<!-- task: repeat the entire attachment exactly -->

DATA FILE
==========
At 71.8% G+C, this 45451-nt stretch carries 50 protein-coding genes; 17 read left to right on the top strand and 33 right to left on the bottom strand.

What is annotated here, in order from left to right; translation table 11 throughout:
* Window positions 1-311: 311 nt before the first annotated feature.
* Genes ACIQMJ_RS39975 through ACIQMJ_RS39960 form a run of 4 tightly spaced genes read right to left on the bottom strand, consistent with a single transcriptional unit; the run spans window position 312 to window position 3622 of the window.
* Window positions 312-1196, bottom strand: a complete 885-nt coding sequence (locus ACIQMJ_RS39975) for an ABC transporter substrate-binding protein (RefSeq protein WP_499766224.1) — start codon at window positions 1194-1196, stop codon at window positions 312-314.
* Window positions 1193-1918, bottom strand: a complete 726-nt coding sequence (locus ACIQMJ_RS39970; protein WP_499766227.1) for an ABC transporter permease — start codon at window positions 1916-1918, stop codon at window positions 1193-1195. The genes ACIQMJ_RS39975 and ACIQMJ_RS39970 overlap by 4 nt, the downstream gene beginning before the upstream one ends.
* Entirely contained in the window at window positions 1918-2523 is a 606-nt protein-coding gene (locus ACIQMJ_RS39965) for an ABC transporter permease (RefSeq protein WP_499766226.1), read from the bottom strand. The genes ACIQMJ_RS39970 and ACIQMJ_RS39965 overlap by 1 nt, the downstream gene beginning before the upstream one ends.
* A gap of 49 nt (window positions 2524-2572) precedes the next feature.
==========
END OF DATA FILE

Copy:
At 71.8% G+C, this 45451-nt stretch carries 50 protein-coding genes; 17 read left to right on the top strand and 33 right to left on the bottom strand.

What is annotated here, in order from left to right; translation table 11 throughout:
* Window positions 1-311: 311 nt before the first annotated feature.
* Genes ACIQMJ_RS39975 through ACIQMJ_RS39960 form a run of 4 tightly spaced genes read right to left on the bottom strand, consistent with a single transcriptional unit; the run spans window position 312 to window position 3622 of the window.
* Window positions 312-1196, bottom strand: a complete 885-nt coding sequence (locus ACIQMJ_RS39975) for an ABC transporter substrate-binding protein (RefSeq protein WP_499766224.1) — start codon at window positions 1194-1196, stop codon at window positions 312-314.
* Window positions 1193-1918, bottom strand: a complete 726-nt coding sequence (locus ACIQMJ_RS39970; protein WP_499766227.1) for an ABC transporter permease — start codon at window positions 1916-1918, stop codon at window positions 1193-1195. The genes ACIQMJ_RS39975 and ACIQMJ_RS39970 overlap by 4 nt, the downstream gene beginning before the upstream one ends.
* Entirely contained in the window at window positions 1918-2523 is a 606-nt protein-coding gene (locus ACIQMJ_RS39965) for an ABC transporter permease (RefSeq protein WP_499766226.1), read from the bottom strand. The genes ACIQMJ_RS39970 and ACIQMJ_RS39965 overlap by 1 nt, the downstream gene beginning before the upstream one ends.
* A gap of 49 nt (window positions 2524-2572) precedes the next feature.